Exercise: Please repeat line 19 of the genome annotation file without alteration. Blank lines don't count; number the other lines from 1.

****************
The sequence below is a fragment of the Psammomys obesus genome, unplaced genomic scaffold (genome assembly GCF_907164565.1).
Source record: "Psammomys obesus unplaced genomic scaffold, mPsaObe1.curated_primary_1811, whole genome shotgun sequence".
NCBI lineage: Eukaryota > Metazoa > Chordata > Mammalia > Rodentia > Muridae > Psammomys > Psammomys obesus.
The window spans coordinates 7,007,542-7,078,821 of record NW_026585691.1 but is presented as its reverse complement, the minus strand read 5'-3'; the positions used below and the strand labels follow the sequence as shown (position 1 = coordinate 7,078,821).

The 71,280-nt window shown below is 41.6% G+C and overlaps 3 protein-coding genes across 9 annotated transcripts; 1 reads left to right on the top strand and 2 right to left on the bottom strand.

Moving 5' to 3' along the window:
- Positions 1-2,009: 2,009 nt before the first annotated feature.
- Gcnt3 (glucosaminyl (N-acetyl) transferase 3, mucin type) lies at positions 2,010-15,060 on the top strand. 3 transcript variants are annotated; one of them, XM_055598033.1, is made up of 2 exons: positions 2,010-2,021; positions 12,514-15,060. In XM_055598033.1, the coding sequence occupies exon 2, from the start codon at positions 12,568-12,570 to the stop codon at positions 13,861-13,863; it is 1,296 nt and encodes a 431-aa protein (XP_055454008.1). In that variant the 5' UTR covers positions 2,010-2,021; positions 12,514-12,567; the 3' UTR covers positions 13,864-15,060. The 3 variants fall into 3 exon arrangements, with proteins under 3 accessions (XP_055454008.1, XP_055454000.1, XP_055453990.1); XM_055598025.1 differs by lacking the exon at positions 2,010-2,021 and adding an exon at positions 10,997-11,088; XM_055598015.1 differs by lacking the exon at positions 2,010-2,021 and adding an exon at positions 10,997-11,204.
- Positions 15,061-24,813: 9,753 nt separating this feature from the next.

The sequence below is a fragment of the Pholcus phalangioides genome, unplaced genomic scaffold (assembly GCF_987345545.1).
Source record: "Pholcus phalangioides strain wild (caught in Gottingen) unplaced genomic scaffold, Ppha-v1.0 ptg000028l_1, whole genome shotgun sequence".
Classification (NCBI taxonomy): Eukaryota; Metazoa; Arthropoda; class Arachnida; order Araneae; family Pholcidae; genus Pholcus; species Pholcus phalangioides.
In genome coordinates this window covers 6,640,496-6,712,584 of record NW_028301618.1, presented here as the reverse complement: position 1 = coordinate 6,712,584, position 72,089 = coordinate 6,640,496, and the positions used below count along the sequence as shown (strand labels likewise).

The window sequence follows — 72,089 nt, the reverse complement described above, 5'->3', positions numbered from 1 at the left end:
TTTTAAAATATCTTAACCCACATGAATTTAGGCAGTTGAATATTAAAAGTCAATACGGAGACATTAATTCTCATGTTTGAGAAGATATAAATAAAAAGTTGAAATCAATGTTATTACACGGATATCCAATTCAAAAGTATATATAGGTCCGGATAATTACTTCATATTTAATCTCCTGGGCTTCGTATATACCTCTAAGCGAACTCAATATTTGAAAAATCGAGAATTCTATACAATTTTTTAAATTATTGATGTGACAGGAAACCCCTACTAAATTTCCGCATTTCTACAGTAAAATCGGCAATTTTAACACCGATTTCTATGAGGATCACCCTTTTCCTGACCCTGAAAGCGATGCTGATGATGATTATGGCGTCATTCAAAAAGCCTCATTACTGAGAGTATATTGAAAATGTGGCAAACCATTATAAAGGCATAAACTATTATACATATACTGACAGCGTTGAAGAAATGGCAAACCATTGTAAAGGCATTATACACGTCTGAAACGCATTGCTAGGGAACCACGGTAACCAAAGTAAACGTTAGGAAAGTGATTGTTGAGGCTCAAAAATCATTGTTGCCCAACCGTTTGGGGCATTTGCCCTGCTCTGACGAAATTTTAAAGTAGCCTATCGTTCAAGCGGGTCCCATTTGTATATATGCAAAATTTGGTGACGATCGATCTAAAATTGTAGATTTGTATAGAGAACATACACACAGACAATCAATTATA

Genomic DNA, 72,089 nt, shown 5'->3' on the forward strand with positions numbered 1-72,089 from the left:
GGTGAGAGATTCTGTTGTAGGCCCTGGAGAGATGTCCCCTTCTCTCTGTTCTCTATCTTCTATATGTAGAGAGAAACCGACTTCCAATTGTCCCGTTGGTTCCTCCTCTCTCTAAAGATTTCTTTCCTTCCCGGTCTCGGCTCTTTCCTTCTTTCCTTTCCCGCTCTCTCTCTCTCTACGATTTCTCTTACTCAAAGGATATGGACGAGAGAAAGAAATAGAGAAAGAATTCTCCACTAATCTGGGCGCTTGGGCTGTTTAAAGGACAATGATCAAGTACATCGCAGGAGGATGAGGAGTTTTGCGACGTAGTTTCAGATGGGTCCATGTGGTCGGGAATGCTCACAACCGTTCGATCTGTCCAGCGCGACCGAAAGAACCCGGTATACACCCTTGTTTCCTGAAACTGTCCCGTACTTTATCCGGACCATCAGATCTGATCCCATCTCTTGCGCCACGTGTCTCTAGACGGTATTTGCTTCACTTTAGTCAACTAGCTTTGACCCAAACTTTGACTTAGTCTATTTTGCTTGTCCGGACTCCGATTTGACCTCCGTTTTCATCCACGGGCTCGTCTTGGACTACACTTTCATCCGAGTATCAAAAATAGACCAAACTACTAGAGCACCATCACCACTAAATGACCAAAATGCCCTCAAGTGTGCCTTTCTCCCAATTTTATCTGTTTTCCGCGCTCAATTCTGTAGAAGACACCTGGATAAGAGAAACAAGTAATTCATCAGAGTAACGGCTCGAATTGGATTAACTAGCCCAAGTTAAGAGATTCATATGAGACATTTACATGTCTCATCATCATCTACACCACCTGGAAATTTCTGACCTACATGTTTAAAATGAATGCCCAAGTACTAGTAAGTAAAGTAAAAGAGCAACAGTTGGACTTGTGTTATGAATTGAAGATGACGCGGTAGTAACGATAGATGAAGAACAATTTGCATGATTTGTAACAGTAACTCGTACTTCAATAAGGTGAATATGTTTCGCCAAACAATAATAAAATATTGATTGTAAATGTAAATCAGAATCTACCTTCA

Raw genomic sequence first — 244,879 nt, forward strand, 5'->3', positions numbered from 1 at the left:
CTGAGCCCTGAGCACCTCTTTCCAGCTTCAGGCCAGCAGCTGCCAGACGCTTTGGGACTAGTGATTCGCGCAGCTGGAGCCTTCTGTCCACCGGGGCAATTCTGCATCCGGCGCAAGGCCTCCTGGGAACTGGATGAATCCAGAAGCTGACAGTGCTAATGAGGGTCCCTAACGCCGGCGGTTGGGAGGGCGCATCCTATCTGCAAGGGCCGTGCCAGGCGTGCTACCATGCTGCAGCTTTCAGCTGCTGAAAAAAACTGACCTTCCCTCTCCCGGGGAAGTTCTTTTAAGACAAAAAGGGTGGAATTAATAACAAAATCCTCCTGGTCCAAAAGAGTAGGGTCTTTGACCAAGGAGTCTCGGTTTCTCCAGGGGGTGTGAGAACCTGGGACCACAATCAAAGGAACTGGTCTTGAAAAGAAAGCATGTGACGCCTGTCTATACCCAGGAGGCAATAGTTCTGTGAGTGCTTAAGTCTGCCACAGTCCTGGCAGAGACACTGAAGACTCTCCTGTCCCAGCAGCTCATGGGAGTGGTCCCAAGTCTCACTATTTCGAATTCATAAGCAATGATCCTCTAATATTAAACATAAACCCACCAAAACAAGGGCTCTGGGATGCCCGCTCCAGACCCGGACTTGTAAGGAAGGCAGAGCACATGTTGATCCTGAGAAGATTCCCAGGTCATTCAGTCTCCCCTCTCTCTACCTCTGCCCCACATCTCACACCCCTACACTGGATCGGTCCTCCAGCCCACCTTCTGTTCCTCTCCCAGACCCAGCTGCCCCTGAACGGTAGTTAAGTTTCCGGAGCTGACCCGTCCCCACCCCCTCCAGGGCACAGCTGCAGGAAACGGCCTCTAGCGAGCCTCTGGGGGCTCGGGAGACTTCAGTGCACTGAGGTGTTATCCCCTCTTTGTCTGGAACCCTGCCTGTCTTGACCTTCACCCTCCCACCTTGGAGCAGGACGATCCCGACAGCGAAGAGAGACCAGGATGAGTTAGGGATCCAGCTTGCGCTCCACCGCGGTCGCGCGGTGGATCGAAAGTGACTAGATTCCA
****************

CTGAGCCCTGAGCACCTCTTTCCAGCTTCAGGCCAGCAGCTGCCAGACGCTTTGGGACTAGTGATTCGCGCAGCTGGAGCCTTCTGTCCACCGGGGCAATTCTGCATCCGGCGCAAGGCCTCCTGGGAACTGGATGAATCCAGAAGCTGACAGTGCTAATGAGGGTCCCTAACGCCGGCGGTTGGGAGGGCGCATCCTATCTGCAAGGGCCGTGCCAGGCGTGCTACCATGCTGCAGCTTTCAGCTGCTGAAAAAAACTGACCTTCCCTCTCCCGGGGAAGTTCTTTTAAGACAAAAAGGGTGGAATTAATAACAAAATCCTCCTGGTCCAAAAGAGTAGGGTCTTTGACCAAGGAGTCTCGGTTTCTCCAGGGGGTGTGAGAACCTGGGACCACAATCAAAGGAACTGGTCTTGAAAAGAAAGCATGTGACGCCTGTCTATACCCAGGAGGCAATAGTTCTGTGAGTGCTTAAGTCTGCCACAGTCCTGGCAGAGACACTGAAGACTCTCCTGTCCCAGCAGCTCATGGGAGTGGTCCCAAGTCTCACTATTTCGAATTCATAAGCAATGATCCTCTAATATTAAACATAAACCCACCAAAACAAGGGCTCTGGGATGCCCGCTCCAGACCCGGACTTGTAAGGAAGGCAGAGCACATGTTGATCCTGAGAAGATTCCCAGGTCATTCAGTCTCCCCTCTCTCTACCTCTGCCCCACATCTCACACCCCTACACTGGATCGGTCCTCCAGCCCACCTTCTGTTCCTCTCCCAGACCCAGCTGCCCCTGAACGGTAGTTAAGTTTCCGGAGCTGACCCGTCCCCACCCCCTCCAGGGCACAGCTGCAGGAAACGGCCTCTAGCGAGCCTCTGGGGGCTCGGGAGACTTCAGTGCACTGAGGTGTTATCCCCTCTTTGTCTGGAACCCTGCCTGTCTTGACCTTCACCCTCCCACCTTGGAGCAGGACGATCCCGACAGCGAAGAGAGACCAGGATGAGTTAGGGATCCAGCTTGCGCTCCACCGCGGTCGCGCGGTGGATCGAAAGTGACTAGATTCCA